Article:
Global & Disaster Medicine

Archive for April, 2019

CDC: Measles in the United States, January 1–April 26, 2019

Patel M, Lee AD, Redd SB, et al. Increase in Measles Cases — United States, January 1–April 26, 2019. MMWR Morb Mortal Wkly Rep. ePub: 29 April 2019. DOI: icon.

The figure is a map of the United States indicating the number of reported measles cases for each state during January 1–April 26, 2019.

The figure is a histogram, an epidemiologic curve showing the number of reported measles cases by week of rash onset during January 1–April 26, 2019.

Selected characteristics of patients with reported measles — United States, January 1–April 26, 2019*Return to your place in the text
Characteristic No. (%)
Total 704 (100)
Age group
<6 mos 25 (4)
6–11 mos 68 (10)
12–15 mos 76 (11)
16 mos–4 yrs 167 (24)
5–19 yrs 203 (29)
20–49 yrs 138 (20)
≥50 yrs 27 (4)
Vaccination status
Vaccinated 76 (11)
Unvaccinated 503 (71)
Unknown 125 (18)
Hospitalizations 66 (9)
Pneumonia 24 (3)
Encephalitis 0 —
Death 0 —
U.S. resident 689 (98)
Internationally imported measles cases
Total 44 (6)
Vaccination status
Vaccinated 4 (9)
Unvaccinated/Unknown 40 (91)
U.S. resident 34 (77)
Source countries
Philippines 14 (32)
Ukraine 8 (18)
Israel 5 (11)
Thailand 3 (7)
Vietnam 2 (5)
Germany 2 (5)
Other 10 (23)

* Data are preliminary as of April 26, 2019.

The Democratic Republic of the Congo (DRC) recorded 27 new cases of Ebola, setting a new single-day record for this 9-month outbreak. The ministry also recorded 26 deaths—also the highest daily total to date

4/29/1991: A devastating cyclone hits Bangladesh, killing more than 135,000 people.


Wahhabism and the Sri Lankan attacks


“……Birthed in Saudi Arabia, Wahhabism’s stern intolerance denigrates not only those who don’t believe in Islam but other Muslim sects as well.

While Saudi Arabia insists the faith does not call for violence, critics have long blamed the kingdom’s mass export of its austere creed for fueling extremism and terrorism abroad……”


Cyclone Kenneth slams into northern Mozambique on Sunday, flooding has prompted evacuations and complicating efforts by rescuers. Five killed so far.


CDC: Annual snapshot of foodborne illnesses

The figure is a histogram showing the number of infections diagnosed by culture or culture-independent diagnostic tests, by pathogen, year, and culture status, during 2015–2018, using data from CDC’s Foodborne Diseases Active Surveillance Network.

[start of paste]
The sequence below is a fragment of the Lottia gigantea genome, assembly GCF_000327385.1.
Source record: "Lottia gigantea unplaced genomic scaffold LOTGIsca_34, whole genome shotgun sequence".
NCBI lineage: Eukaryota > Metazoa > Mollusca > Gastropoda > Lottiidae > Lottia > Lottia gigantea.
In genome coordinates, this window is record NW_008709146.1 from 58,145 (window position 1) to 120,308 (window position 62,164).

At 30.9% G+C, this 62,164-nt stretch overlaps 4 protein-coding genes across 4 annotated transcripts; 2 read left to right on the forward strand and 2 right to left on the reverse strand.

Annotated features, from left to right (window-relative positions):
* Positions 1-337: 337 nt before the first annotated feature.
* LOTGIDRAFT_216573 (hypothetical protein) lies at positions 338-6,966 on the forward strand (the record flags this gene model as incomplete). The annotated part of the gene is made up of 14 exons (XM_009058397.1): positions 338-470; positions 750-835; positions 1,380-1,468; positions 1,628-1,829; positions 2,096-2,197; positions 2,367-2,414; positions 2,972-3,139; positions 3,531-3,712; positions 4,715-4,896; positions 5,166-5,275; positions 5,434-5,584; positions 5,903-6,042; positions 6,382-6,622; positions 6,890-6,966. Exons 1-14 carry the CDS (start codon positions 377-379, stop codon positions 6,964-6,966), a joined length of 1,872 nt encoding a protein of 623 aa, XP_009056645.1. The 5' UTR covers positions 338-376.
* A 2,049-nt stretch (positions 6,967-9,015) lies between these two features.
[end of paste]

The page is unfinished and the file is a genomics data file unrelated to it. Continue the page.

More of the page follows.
Tack DM, Marder EP, Griffin PM, et al. Preliminary Incidence and Trends of Infections with Pathogens Transmitted Commonly Through Food — Foodborne Diseases Active Surveillance Network, 10 U.S. Sites, 2015–2018. MMWR Morb Mortal Wkly Rep 2019;68:369–373. DOI:

Thailand: First case of human rabies this year

The Thaiger

“……A 32 year old man in Surin province has become the first person to die of Rabies this year.

The Disease Control Department director-general Dr Suwannachai Wattanayingcharoenchai says the man who was bitten by a stray dog last November but never sought an anti-Rabies vaccination.

The man developed fever and had difficulty swallowing….”

4/28/1996: A killing spree ending in the deaths of 35 men, women and children in Port Arthur, Tasmania, Australia.


4/28/1995: A gas explosion beneath a busy city street in Taegu, South Korea, kills more than 100 people on this day in 1995.


“……an underground railroad was being constructed beneath the city streets. Metal sheets were put down in place of asphalt to cover holes in certain sections of downtown roads during the construction.

At about 7:30 a.m., during a busy rush hour, a large explosion rumbled beneath the streets, blasting the metal sheets high into the air. Flames shot out from underground, some 150 feet high, throughout a 300-yard area. Cars were transformed into fireballs and one was reported to have been thrown 30 feet into the air. Some pedestrians in the area were enveloped by fire; others further away were blown to the ground. Flaming debris hit people up to half of a mile away. The final death toll was 110, with hundreds injured……”


CDC: Influenza activity continues to decrease in the United States.


national levels of ILI and ARI

INFLUENZA Virus Isolated

Click on image to launch interactive tool


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